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Art Rental Service

Get rich or try renting: What art subscription services can do for non-collectors

Floating Canvas Company’s art-on-subscription platform makes bringing home art much less overwhelming

Ujjainee Roy | Published 27.05.22, 06:28 PM
Are you ready for a low-commitment art collection? ‘Be A  Good Roommate’ by Siddharth Somaiya

Are you ready for a low-commitment art collection? ‘Be A Good Roommate’ by Siddharth Somaiya

Floating Canvas Company

There are few ordeals worse than having to live with art you don’t care about; or art that reminds you that you once had poor taste. 

Whoever said art is long, life is short (it was Hippocrates) never lived through the 2020s.

“Besides the spending aspect, the biggest deterrent to buying art is the fact that our tastes grow and change. Buyers are naturally always thinking, ‘What if I get over this artwork or if I get bored with it?’ The idea behind setting up an art rental and subscription service was to tap into the larger circle of art enthusiasts who want to bring art into their lives, so they can have access to great works and wouldn’t have to think about these roadblocks,” says Aagam Mehta, who came up with the art-on-subscription platform Floating Canvas Company along with Shakti Swarup Sahu and Rahul Singh Yadav.

The Mumbai-based brand offers a curated collection of paintings, digital art, photographs and mixed media artworks by acclaimed and emerging artists. A subscription allows you to rent artwork for a month, starting from as low as Rs 90. Every six months during their tenure, subscribers can earn a ‘Switch’ that lets them replace their artwork, under the same plan. “A switch is added to your account every six months and you can redeem it as and when you want,” Mehta breaks it down.

(L-R) Rahul Singh Yadav, Shakti Swarup Sahu and Aagam Mehta

(L-R) Rahul Singh Yadav, Shakti Swarup Sahu and Aagam Mehta

Subscribers can also buy the pieces and for some, the model is a gateway to locating art that they really do connect with. “Also, depending upon the amount of payment they’ve made, we offer a discount when they choose to buy the artwork. It’s easier to convert the subscription into a purchase,” says Sahu.

Floating Canvas lets you ‘shop’ just like any other platform. There are filters that let you browse artworks based on a set of themes, styles and categories, material (canvas, acrylic, oil), space (living room, lounge, clubhouse, boardroom) as well as criteria like size, budget or colours.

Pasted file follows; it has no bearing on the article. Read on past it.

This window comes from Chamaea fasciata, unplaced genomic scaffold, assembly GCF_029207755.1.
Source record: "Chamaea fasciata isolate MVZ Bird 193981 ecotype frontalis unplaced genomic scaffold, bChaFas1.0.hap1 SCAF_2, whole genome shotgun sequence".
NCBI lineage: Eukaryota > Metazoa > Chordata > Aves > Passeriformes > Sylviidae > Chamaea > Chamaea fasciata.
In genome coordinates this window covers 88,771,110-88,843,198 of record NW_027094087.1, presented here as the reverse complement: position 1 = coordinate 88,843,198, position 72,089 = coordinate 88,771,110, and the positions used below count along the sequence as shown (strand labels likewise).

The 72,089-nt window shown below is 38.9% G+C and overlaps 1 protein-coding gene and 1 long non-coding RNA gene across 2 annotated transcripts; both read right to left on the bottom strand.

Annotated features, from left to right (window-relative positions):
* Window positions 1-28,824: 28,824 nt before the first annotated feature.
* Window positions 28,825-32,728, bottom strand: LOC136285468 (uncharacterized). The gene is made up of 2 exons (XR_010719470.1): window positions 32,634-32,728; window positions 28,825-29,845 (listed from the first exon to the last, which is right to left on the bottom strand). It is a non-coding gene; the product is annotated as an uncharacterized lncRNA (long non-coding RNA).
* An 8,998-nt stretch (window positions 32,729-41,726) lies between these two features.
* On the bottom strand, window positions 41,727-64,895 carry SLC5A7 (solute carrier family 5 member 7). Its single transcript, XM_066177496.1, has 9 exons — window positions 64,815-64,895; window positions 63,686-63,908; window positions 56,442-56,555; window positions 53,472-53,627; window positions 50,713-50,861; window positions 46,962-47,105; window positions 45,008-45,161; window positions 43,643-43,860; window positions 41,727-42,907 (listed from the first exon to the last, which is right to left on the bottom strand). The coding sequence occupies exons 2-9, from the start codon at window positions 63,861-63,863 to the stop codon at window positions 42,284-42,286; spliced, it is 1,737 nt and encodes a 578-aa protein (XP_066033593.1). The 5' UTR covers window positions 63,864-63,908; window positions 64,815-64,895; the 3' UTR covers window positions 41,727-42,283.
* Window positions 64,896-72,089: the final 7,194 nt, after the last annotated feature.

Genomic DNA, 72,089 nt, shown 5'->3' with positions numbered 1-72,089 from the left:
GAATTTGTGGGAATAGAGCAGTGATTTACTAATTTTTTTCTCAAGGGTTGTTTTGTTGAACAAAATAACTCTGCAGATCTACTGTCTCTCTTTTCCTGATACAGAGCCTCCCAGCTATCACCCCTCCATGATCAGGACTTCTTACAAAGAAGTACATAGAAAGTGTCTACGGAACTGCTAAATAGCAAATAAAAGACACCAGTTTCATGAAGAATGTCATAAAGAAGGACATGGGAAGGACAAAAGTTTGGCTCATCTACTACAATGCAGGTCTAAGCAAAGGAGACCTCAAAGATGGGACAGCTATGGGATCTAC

“If you want to buy a piece even by a mid-level artist, you’ll have to pay something like Rs 10,000 to Rs 20,000 upfront. And most people aren’t collectors, they are enthusiasts. They love art, but don’t look at it as an investment. For these buyers, the initial spending aspect is a deterrent and that’s where a subscription comes in,” Mehta points out.

First things first

The pandemic-era subscription boom may explain the uptick in on-demand services, but that’s not what led to the conception of Floating Canvas four years ago. “We used to work together in advertising and were already a part of the art and design ecosystem. We were already working with graphic illustrators and artists. The one question we found ourselves asking was, ‘Why don’t we see more art around us?’ We posed this question to people from different verticals and it led us to realise that investing in quality art can be an overwhelming commitment for some,” Mehta shares.

‘By The Ghat’ by Praveen Yarramilli

‘By The Ghat’ by Praveen Yarramilli

Floating Canvas has lined up a balanced curation of digital and folk art, impressionist pieces, street photography, limited edition prints, pop art by homegrown artists and more. Every month subscribers receive a curated mailer on Staff Picks that lists the new entries or top-selling ones. This month’s curation features names like graphic designer Mayur Mengle, Mumbai-based photographer Vipurva Parikh and abstract artist Vishakha Jindal.

‘I Like It When You’re Gone’ by Sajid Wajid Shaikh

‘I Like It When You’re Gone’ by Sajid Wajid Shaikh

Floating Canvas Company

“We actively reach out to artists and we’re also open to artists who connect with us. We’re always on the lookout for new names. We primarily rely on contemporary names, now that digital art and prints are doing so well,” Yadav says.

“When we started out, our primary buyers were businesses, corporates, cafes, bars, offices or spaces that needed to go for a certain look. But post-Covid, the B2B aspect kind of dismantled and from there on, we started expanding upon B2C as well. But we have managed to evolve into the public art space and have worked on quite a few murals and installations. We are also coming up with curio collectibles,” Mehta tells us.

What we picked: A dynamic, digital art piece titled By The Ghat, by Praveen Yarramilli, boasting clean modernist lines and poignant minimalism.

Last updated on 27.05.22, 06:28 PM
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